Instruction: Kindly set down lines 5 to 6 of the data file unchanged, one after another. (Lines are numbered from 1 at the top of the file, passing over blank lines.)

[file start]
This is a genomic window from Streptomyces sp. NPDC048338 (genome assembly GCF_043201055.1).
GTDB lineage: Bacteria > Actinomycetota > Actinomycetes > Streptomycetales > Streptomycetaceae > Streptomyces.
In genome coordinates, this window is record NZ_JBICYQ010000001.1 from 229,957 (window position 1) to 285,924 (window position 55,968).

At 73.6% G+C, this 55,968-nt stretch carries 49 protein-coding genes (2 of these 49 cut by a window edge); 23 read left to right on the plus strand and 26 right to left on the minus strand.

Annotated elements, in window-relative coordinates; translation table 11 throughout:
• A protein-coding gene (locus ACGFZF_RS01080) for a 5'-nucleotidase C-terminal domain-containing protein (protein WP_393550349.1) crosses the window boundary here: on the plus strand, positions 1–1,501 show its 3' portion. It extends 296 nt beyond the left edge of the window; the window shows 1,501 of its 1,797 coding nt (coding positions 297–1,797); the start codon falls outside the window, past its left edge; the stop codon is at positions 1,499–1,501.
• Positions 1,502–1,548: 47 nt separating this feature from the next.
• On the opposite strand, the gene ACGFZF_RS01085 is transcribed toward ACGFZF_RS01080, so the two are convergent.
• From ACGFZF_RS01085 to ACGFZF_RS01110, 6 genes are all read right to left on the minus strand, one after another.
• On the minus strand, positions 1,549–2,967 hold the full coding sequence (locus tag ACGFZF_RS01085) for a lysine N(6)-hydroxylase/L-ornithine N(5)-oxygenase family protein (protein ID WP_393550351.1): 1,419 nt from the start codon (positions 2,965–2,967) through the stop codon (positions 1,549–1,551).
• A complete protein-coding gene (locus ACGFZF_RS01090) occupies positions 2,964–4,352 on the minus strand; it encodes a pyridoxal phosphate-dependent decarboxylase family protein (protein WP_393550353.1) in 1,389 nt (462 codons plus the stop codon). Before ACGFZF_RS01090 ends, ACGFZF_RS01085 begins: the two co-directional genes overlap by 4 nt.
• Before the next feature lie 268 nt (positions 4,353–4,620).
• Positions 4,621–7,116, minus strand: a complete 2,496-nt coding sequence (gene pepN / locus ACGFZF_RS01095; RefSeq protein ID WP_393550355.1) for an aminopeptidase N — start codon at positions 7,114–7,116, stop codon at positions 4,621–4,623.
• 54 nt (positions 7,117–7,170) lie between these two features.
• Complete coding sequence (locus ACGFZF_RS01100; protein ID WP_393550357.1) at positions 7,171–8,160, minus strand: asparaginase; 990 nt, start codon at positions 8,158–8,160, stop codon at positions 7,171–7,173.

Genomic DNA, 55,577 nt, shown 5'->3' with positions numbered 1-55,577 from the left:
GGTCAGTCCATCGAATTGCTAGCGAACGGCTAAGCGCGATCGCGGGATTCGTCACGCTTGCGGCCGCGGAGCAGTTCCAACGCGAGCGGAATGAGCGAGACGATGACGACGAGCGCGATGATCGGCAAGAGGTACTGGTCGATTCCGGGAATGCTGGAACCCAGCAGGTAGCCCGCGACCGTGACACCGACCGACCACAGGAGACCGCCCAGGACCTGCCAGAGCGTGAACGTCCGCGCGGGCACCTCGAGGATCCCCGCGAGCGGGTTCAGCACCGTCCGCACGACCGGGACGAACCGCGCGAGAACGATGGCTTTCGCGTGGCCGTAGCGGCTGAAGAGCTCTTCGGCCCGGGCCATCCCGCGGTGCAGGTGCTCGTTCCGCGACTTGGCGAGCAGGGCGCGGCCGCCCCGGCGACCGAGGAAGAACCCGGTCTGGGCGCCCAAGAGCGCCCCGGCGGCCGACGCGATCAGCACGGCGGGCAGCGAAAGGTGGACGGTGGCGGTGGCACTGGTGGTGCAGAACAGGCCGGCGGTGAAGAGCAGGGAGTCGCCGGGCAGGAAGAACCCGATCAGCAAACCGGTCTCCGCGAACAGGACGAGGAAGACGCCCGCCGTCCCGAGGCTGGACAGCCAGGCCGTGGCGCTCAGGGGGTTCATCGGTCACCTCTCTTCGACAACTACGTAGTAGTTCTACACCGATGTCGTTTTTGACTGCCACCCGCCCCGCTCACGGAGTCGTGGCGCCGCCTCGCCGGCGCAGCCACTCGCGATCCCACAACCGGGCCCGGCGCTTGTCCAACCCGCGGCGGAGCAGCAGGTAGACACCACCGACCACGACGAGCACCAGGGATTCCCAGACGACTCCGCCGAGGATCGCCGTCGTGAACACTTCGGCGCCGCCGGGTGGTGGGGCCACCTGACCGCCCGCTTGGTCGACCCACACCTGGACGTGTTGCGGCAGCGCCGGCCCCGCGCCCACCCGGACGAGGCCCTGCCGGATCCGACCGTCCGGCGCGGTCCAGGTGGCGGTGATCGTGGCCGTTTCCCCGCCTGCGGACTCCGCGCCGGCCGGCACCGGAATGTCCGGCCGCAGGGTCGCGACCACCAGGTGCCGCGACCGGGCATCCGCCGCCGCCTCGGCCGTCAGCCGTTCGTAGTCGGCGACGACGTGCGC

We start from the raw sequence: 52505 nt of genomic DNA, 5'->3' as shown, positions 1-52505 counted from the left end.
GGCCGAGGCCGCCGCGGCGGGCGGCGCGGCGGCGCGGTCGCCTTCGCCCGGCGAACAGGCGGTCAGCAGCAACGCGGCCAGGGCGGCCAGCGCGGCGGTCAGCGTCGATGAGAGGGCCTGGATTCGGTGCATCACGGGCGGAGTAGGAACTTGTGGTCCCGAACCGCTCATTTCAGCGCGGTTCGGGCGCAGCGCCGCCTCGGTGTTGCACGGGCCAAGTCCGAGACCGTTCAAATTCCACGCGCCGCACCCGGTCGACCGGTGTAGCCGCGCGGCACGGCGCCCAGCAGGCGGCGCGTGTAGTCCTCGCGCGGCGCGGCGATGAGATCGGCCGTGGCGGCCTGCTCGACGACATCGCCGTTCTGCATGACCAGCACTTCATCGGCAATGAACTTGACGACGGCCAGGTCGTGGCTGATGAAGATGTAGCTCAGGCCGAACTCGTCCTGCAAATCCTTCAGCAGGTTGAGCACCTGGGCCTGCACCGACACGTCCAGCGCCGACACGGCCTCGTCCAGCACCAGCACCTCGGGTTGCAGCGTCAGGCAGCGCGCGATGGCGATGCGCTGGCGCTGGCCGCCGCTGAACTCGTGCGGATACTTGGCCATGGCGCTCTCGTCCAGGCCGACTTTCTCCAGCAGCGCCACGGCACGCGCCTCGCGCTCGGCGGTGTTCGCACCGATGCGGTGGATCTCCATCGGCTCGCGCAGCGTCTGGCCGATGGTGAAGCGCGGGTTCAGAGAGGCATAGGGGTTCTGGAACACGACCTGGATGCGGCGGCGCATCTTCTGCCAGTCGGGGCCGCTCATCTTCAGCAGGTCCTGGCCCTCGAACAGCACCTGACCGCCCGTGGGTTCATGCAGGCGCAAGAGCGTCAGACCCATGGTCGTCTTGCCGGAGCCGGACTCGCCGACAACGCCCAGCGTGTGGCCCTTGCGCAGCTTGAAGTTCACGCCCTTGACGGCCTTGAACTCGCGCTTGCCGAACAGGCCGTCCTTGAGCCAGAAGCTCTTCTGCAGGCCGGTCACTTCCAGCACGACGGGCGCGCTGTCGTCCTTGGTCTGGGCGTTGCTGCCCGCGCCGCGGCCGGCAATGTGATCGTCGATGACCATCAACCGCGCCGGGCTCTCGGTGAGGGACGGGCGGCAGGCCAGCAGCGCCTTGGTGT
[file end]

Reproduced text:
Annotated elements, in window-relative coordinates; translation table 11 throughout:
• A protein-coding gene (locus ACGFZF_RS01080) for a 5'-nucleotidase C-terminal domain-containing protein (protein WP_393550349.1) crosses the window boundary here: on the plus strand, positions 1–1,501 show its 3' portion. It extends 296 nt beyond the left edge of the window; the window shows 1,501 of its 1,797 coding nt (coding positions 297–1,797); the start codon falls outside the window, past its left edge; the stop codon is at positions 1,499–1,501.